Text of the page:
Lemon balm has documented antiviral effects. Some studies involving human subjects have shown that topical preparations of lemon balm are effective against herpes simplex (9, 14, 29), and standardized topical preparations including lemon balm extract are currently sold in the U.S. and Europe (14). Phytopharmica Cold Sore Relief® (formerly Herpalieve®) is an over-the-counter lemon balm cold sore and fever blister remedy which is available in the U.S. Lemon balm extract has also demonstrated antiviral properties against HIV-1 (109 in 14), and aqueous extracts are reportedly antiviral against the influenza virus (14).
Studies have documented the positive effects of herbal combinations containing lemon balm on infant colic (86), irritable bowel syndrome (102), colitis, dyspepsia and sleep quality, but they have involved products that combined multiple herbs rather than lemon balm alone, so the exact role of lemon balm in these studies is unknown (14).
Numerous studies have reported lemon balm essential oil’s antibacterial and antifungal effects (14, 74, 77). A study published in 2005 found that a methanol extract of Melissa officinalis leaves was “weakly active” in vitro against Helicobacter pylori, the bacterium that causes ulcers and other gastro-intestinal disorders (68). A hydro-alcoholic extract of lemon balm showed antibacterial activity against Staphylococcus aureus, Salmonella choleraesuis, and the resistant bacteria Klebsiella pneumoniae (77). The essential oil is also reportedly antibacterial against Mycobacterium phlei and Streptococcus hemolytica (66) and has shown antimicrobial activity against some mold and yeasts, as well as microbes that cause fungal skin infections in humans and animals (4, 74).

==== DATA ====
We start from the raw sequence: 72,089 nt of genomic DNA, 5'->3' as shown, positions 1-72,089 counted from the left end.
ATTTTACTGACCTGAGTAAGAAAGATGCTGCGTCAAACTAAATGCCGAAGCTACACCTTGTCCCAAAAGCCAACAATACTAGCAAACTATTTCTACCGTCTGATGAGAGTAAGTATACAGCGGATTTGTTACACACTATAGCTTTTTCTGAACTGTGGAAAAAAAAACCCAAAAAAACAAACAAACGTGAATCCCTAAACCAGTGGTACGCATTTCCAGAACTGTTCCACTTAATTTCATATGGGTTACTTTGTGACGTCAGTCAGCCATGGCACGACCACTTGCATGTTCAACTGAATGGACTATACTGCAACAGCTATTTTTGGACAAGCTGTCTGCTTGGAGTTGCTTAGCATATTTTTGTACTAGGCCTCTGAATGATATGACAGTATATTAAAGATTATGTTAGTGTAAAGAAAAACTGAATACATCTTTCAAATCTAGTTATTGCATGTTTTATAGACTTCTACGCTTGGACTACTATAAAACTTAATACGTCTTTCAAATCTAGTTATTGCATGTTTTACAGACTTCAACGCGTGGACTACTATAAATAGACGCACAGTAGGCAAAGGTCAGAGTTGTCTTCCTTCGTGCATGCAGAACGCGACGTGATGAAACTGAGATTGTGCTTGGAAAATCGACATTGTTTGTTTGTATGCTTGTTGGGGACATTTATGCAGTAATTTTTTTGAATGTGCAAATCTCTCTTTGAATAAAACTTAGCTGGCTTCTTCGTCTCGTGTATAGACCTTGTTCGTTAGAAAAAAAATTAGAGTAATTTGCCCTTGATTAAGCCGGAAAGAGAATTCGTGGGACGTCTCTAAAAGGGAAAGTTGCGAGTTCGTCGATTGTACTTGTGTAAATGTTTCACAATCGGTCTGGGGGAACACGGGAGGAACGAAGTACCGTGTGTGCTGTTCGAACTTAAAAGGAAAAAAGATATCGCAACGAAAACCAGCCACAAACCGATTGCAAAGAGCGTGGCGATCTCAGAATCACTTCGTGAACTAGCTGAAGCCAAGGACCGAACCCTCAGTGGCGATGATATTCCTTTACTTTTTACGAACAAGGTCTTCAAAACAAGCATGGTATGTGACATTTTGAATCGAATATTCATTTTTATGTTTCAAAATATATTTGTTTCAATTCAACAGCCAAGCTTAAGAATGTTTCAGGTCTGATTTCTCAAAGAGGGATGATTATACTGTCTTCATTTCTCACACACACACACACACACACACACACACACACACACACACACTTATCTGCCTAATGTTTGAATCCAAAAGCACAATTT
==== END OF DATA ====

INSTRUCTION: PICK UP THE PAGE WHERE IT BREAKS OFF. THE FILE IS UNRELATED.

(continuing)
According to a 2004 study, the essential oil also has antioxidant properties (74). The authors of this study, state that “consumption of food produced with natural essential oils or aromatic plant extracts (functional foods) is expected to prevent the risk of free radical-dependent diseases” (74).
A study published in 2005 showed that an aqueous extract of dried Melissa officinalis leaves decreased serum cholesterol and lipid levels in Swiss albino rats and reduced elevation of enzymes that are markers for liver damage (10). The essential oil is also antihistamine and antispasmodic (66), and has demonstrated anti-tumor/anticancer effects in vitro (25).
Lemon balm is approved by the German Commission E for nervous sleep disorders and “functional gastrointestinal complaints” (9). ESCOP (European Scientific Cooperative on Phytotherapy) recommends the external use of lemon balm for cold sores and the internal use for tenseness, restlessness, irritability, digestive disorders and minor spasms (9). Lemon balm is also used in Homeopathic medicine for menstrual irregularities (43). Medicinal lemon balm preparations include teas/ infusions, tinctures, syrups, baths/foot baths, capsules, pills, powders, poultices, salves, steams, fomentations, oil (95), and liquid and dried extracts (66).
The Botanical Safety Handbook gives lemon balm a “class 1” rating, assigned to “herbs which can be safely consumed when used appropriately,” and Dr. James Duke categorizes lemon balm as “safer than coffee,” (+++), which is his highest safety rating (29).